FTR’s Shippers Conditions Index trends down

For October, the most recent month for which data is available, the SCI was -9.6, following September’s -8.2 and August’s -6.7. FTR said this reading is a byproduct of rising spot and contract truck rates, coupled with a tight trucking market.

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Various market factors continued to drive down the Shippers Condition Index (SCI), which was released this week by freight transportation consultancy FTR.

FTR describes the SCI as an indicator that sums up all market influences that affect the transport environment for shippers, with a reading above zero being favorable and a reading below zero being unfavorable and a “less-than-ideal environment for shippers.”

For October, the most recent month for which data is available, the SCI was -9.6, following September’s -8.2 and August’s -6.7.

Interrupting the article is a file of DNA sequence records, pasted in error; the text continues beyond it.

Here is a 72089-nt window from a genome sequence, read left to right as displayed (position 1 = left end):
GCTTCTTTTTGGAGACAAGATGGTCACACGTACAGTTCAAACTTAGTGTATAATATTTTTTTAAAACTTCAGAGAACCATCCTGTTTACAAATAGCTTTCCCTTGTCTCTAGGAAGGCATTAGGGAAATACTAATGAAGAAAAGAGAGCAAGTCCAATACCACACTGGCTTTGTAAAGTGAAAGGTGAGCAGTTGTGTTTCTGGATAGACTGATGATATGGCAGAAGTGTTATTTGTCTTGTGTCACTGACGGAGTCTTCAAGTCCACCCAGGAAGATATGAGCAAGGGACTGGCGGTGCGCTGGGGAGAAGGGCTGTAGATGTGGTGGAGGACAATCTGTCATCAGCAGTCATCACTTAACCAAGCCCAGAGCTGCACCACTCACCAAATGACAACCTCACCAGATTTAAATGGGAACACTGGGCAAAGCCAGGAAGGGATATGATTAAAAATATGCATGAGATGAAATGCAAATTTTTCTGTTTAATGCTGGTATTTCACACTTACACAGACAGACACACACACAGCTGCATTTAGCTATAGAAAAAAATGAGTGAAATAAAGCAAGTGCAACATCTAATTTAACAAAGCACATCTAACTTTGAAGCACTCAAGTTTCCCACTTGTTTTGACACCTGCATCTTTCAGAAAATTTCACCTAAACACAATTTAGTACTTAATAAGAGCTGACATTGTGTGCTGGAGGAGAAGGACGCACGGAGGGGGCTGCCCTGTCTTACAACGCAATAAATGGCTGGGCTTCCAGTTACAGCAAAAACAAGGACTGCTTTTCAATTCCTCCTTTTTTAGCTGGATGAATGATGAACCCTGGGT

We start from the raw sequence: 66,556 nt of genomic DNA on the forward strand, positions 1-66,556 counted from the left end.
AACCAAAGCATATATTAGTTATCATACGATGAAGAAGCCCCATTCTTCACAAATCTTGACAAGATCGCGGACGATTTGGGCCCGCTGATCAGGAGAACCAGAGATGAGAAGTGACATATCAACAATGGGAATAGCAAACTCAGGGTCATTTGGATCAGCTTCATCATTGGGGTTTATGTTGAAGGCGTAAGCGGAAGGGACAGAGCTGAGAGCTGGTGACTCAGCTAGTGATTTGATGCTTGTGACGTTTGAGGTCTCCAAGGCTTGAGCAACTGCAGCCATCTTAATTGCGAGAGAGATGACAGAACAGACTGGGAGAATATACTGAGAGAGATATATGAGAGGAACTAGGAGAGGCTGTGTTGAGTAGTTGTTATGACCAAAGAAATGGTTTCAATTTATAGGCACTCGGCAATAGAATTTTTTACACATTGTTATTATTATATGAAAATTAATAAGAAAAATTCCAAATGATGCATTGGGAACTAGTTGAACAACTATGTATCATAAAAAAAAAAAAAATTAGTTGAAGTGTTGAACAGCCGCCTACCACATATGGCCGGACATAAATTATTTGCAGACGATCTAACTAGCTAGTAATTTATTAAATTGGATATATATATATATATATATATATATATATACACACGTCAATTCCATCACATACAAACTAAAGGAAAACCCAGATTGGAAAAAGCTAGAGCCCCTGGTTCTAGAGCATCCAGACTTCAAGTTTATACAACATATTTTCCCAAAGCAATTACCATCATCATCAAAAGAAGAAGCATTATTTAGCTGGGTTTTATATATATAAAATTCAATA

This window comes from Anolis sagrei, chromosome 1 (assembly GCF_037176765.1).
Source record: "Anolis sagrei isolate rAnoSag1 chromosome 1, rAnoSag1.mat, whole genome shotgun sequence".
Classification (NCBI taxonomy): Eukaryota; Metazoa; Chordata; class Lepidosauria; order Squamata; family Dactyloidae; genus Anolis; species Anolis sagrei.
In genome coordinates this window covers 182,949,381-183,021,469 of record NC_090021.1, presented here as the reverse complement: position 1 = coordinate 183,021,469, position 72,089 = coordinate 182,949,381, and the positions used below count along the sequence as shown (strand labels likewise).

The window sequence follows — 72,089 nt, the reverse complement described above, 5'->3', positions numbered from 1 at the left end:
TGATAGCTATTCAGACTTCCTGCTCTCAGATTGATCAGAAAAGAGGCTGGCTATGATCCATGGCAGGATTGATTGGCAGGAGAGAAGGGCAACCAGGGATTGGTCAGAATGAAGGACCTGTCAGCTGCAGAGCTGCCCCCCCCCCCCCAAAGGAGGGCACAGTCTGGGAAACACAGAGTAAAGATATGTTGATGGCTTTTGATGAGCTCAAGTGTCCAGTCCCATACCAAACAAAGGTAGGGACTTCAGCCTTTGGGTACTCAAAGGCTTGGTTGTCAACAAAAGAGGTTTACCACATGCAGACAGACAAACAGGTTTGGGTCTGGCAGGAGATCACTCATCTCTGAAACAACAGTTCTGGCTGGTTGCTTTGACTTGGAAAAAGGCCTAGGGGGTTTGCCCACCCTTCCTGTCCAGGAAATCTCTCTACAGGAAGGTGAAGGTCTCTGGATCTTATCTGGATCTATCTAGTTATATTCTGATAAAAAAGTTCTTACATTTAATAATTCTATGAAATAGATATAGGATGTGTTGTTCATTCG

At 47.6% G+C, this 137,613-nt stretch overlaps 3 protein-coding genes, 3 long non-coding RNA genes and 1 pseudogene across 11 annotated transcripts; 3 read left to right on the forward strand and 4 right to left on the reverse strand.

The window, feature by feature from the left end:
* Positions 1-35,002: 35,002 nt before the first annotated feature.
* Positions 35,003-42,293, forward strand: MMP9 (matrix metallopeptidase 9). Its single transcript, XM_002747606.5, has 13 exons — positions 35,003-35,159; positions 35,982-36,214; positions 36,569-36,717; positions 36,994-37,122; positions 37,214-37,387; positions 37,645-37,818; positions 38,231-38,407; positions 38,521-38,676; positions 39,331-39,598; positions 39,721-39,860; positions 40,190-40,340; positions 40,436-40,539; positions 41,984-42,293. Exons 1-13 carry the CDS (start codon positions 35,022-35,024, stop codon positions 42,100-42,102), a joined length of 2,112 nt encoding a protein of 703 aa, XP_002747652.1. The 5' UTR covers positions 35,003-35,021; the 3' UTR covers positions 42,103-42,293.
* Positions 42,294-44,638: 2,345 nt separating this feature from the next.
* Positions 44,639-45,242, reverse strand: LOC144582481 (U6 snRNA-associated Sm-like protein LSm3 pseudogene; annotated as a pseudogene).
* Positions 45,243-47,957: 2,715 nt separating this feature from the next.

FTR said this reading is a byproduct of rising spot and contract truck rates, coupled with a tight trucking market. Looking ahead, it said that after the holidays, tight capacity should ease somewhat in Q1 2018, as it typically does, before peaking again in the Spring. But it cautioned, however, there is additional downside risk to the SCI for early 2018 if contract rates jump substantially or the electronic logging device (ELD) effects are more pronounced than expected.

“Conditions for trucking and shipping have been diverging dramatically since the hurricanes hit in August,” Eric Starks, Chairman and CEO at FTR, said in a statement. “The hurricanes highlighted the lack of extra capacity available in the system. This has been followed by continued strong freight conditions in Q3 and into Q4. Shippers are really feeling the pinch right now, and there is fear that the ELD mandate will impact capacity in the spring. We have essentially hit the 100% capacity mark – there is little, if any excess truck capacity. Add in regulations, continued freight growth, or winter storms and we could be pushing that above 100%. That would leave shippers scrambling to get loads delivered. And that means paying premium rates for those deliveries. It may be a tough first half of 2018 for shippers.”


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